The Pathmark experience

I think my mom was some kind of genius, at least when it came to raising us kids. I didn’t realize it at the time, but she really knew what she was doing.

I’m thinking specifically of taking my brother, sister and I food shopping each week. In the mid-1960’s, the sun was setting on neighborhood markets as a new day dawned for big supermarkets. Our big supermarket was Pathmark, known for big selection and discount prices.

Mom was a devoted coupon cutter. Each time we went shopping, she made a deal with us. If we helped out, stayed out of trouble and didn’t ask for anything, she would split all the money she saved with coupons between the three of us. We could spend it any way we chose. Ka-ching!

So we were usually helpful, fairly well-behaved, and she didn’t have to field constant requests for stuff we wanted. In return, we usually blew the money on candy and learned a bit about shopping. Win-win. I know the money never amounted to much, but we always felt like we had won the lottery!

Genius.

My top ten “Dad” memories

After the recent death of my 95 year old father, I stopped to list my top ten memories of him. Most of them are from many years ago, but they are all vivid in my mind.

10 – My Dad usually got paid on Fridays, which for him meant going to the bank to cash his check. I remember watching him divide up that cash into various envelopes for church, food, mortgage, clothes, etc. He was raised and lived most of his life in a cash world without credit (or credit card debt). When I read about money-management systems that emulate cash envelopes, I always think about Dad. He was either ahead of his time, or there truly was nothing new under the sun.

9 – One summer, instead of going somewhere for vacation, Dad put an above ground pool in our backyard. Since much of our yard was on a giant hill – great for sledding in the winter, tough to mow in the summer – it was a major project to level out a 15 foot diameter level circle for the pool. But we loved it! You can do a lot of laps in a 15 foot pool without surfacing to take a breath. You can do a lot of snorkling too. I believe that was one of our best summer vacations!

8 – My Dad was an electrical engineer in the 50’s through the 70’s, which meant he went to work in a white short-sleeved shirt and tie. My mom would send his work shirts out to be washed, bleached, starched and pressed at the local cleaners. When they picked them up and brought them home, each was folded around a rectangular piece of cardboard. As kids, we loved those pieces of cardboard for drawing and coloring.

7 – In the summer, Dad would often sit on the back steps and smoke a cigar. Usually a Phillies blunt. Sometimes I would sit out there with him and just talk about whatever, throw a ball for the dog, or just watch the sunset yield to the night. Just before the ash fell, he would tap it into his palm and toss it out into the grass. It was all about the timing.

6 – One summer, when I was in elementary school, Dad went to a salvage yard and bought a whole bunch of wooden planks. After we pulled all the old nails out of those planks, he helped me and my neighborhood friends build a “fort” at the bottom of the hill in our backyard. It certainly wasn’t fancy, but it did have a window and door, shingles on the roof, a dark green coat of paint, and a door. My friends and I spent a lot of time playing in that fort.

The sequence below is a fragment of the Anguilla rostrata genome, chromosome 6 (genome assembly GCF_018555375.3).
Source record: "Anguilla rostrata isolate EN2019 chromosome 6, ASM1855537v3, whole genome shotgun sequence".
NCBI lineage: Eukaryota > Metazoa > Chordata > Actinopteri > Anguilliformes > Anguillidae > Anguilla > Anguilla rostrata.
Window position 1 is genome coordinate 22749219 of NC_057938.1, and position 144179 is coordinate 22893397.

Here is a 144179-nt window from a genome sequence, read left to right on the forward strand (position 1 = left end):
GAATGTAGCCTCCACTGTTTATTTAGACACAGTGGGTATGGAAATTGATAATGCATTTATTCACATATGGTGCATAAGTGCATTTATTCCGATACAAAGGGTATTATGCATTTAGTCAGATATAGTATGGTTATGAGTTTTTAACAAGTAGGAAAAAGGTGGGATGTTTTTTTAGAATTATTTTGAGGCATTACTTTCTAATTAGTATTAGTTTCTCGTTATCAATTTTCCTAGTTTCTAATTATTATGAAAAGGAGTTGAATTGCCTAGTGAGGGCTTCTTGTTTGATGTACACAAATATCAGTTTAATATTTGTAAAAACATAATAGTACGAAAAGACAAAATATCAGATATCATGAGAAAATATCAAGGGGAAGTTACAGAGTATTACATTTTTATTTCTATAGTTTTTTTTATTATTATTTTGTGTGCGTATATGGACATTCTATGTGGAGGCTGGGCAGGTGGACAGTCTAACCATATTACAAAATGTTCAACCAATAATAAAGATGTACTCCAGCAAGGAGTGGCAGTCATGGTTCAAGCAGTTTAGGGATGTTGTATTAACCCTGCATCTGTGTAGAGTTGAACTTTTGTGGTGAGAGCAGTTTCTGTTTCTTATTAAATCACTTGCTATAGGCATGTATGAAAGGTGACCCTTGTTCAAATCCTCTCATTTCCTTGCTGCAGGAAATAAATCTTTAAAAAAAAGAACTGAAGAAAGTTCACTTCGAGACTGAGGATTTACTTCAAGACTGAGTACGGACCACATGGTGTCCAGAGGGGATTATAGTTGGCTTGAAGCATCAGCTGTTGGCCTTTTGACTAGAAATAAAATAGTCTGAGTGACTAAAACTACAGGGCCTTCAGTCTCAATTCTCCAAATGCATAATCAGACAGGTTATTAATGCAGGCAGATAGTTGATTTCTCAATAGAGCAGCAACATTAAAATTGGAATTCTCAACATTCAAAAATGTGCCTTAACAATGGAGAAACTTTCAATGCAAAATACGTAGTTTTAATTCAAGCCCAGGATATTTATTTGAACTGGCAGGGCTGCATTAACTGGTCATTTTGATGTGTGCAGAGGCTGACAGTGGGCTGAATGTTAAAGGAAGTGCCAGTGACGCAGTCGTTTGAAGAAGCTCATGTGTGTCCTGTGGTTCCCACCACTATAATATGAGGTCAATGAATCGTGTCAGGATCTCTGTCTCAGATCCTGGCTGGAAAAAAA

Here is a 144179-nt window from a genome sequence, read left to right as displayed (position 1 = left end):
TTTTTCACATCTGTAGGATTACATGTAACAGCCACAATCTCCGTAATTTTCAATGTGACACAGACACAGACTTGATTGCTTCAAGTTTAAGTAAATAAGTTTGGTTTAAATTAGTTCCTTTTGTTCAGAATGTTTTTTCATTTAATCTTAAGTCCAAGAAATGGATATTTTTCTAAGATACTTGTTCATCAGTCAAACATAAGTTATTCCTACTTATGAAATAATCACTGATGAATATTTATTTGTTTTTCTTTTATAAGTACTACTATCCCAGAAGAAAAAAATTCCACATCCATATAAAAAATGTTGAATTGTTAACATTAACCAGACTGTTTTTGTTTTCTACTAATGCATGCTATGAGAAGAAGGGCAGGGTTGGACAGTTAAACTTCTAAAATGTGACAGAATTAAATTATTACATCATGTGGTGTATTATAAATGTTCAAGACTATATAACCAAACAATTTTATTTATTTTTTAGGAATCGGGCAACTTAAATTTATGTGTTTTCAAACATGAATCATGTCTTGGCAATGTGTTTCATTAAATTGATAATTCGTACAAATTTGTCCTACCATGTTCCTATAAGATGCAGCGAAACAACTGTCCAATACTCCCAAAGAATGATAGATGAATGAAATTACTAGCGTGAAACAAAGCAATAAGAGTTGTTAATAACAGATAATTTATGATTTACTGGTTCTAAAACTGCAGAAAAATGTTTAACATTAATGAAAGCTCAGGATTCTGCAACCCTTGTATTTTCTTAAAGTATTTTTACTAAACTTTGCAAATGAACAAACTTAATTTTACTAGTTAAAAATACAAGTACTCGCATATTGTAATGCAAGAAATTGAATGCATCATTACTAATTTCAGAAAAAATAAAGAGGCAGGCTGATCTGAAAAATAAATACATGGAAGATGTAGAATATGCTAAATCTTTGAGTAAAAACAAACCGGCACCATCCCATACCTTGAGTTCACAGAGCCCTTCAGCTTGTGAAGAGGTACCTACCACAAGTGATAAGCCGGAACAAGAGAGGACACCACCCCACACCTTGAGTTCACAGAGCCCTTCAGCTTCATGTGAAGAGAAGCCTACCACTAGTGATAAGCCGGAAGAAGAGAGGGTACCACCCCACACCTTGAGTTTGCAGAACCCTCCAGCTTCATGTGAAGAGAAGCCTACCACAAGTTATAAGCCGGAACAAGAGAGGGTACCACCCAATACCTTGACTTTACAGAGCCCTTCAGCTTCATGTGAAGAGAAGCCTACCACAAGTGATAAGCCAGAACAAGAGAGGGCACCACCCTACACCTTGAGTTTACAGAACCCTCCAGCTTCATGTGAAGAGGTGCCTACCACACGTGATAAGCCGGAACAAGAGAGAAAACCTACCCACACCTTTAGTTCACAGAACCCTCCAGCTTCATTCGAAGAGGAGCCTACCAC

5 – My Dad had played some high school baseball and had a glove from the 1930’s that was much different from the baseball gloves of the 1960’s and beyond. The baseball gloves of my generation were huge baskets, but his was little bigger than his hand. His glove meant you had to use two hands to catch. The gloves of my generation let you use one hand to grab the nastiest grounders. Dad spent a lot of time teaching me to throw and catch, a skill that kept me busy with friends for many years.

4 – My Dad commuted to work in Camden, NJ and Philadelphia, so he was usually the first one up in the morning. His go to breakfast was Wheaties. Every morning, he would be up about 5:30 am he would be up eating a bowl of Wheaties with milk before he got dressed and caught the train to work. I remember getting up early just so I could sit with him and have a bowl of cereal and enjoy his company before he went off to to work and I walked to school.

3- Speaking of vegetables, Dad always had an all-star garden. He grew tomatoes, peas, green beans, peas, beets, carrots, kohlrabi and radishes. In front of our house, though, he planted and cared for beautiful flower gardens. From tulip and hyacinth bulbs in the spring to gorgeous azaleas and mums, the front our house was a gallery of color.

2 – My Mom was a pretty good piano player, and she would sometimes play classic sing along tunes that my Dad would harmonize to. The song I especially remember is “Moonlight Bay.” Sitting in church next to Dad, we learned to harmonize to many church hymns.

1 – When my brother and sister were old enough, Mom went to work on weekends. She was a nurse and picked up weekend shifts at the local hospital. My Dad had to make supper and feed us. His go to meal was Hamburger Helper, or sometimes, just browned hamburger and brown gravy. We ate this along with bounty from his garden, which usually included green beans, tomatoes, radishes, kohlrabi, carrots and in the early spring, lettuce. He also made some instant mashed potatoes for the gravy. We grew up thinking he was a pretty good cook!